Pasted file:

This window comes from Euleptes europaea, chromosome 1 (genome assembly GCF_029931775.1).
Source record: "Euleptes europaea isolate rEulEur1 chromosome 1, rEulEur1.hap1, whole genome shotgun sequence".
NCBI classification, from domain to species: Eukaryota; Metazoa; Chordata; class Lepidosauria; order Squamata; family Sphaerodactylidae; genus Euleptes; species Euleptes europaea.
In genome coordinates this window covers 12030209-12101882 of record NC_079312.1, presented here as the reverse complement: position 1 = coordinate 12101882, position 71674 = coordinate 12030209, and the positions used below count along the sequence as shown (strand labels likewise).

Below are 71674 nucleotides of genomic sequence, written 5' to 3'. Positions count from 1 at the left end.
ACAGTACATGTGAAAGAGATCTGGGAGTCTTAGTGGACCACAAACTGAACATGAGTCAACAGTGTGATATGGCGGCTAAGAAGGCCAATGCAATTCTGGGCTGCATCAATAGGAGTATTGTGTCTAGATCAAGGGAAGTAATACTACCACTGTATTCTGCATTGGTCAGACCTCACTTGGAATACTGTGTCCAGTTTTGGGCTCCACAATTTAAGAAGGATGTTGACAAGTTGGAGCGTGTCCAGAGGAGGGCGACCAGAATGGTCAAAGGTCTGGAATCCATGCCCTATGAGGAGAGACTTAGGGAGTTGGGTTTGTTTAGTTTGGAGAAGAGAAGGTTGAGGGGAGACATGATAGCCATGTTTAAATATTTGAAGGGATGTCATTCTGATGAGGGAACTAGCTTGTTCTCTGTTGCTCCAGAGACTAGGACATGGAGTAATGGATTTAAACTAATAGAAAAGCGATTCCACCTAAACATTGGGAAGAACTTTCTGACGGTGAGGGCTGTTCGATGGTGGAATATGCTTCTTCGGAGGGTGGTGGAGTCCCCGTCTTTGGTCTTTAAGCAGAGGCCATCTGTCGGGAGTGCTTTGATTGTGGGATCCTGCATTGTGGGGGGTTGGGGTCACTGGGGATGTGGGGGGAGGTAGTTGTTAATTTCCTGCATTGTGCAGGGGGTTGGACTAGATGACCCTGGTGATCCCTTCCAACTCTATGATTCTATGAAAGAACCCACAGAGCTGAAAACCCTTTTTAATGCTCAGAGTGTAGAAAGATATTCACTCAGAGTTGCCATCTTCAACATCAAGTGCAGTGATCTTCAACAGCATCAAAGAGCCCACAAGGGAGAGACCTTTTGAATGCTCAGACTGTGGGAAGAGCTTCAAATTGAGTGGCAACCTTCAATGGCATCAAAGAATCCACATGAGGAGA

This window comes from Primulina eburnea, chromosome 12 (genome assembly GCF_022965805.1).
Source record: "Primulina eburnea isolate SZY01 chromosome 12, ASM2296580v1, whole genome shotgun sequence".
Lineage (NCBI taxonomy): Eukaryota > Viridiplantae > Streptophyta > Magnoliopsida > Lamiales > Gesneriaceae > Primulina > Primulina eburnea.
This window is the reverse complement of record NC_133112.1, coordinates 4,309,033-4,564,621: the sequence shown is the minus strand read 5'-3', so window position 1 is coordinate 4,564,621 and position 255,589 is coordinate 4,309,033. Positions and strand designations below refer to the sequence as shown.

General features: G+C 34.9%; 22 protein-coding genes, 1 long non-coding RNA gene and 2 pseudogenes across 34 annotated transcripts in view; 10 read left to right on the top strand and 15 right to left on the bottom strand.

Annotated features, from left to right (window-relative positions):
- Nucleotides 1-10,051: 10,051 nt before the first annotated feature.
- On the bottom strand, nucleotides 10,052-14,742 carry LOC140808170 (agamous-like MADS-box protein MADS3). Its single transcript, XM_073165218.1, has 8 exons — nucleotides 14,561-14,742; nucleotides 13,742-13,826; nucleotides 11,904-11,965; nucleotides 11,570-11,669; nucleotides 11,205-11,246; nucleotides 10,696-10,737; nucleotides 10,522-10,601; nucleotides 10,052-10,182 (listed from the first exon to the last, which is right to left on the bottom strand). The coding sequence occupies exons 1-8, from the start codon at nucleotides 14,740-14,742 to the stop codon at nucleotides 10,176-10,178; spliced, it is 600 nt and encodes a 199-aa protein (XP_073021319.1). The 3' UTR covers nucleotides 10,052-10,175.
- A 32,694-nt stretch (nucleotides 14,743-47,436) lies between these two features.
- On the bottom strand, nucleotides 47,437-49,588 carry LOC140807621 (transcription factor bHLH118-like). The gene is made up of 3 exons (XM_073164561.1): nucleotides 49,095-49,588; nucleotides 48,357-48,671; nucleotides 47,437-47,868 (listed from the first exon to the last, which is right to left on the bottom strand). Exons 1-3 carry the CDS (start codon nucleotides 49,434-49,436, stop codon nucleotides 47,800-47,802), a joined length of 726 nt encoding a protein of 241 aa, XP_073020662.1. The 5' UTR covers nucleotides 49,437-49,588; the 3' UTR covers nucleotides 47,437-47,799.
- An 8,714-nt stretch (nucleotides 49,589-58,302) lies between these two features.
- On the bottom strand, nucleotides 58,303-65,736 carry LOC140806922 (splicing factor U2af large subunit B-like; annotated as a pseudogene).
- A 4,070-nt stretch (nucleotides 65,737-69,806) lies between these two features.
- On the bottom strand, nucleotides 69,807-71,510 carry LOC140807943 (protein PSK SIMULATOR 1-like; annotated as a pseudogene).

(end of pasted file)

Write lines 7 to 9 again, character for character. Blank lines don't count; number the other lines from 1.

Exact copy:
This window comes from Primulina eburnea, chromosome 12 (genome assembly GCF_022965805.1).
Source record: "Primulina eburnea isolate SZY01 chromosome 12, ASM2296580v1, whole genome shotgun sequence".
Lineage (NCBI taxonomy): Eukaryota > Viridiplantae > Streptophyta > Magnoliopsida > Lamiales > Gesneriaceae > Primulina > Primulina eburnea.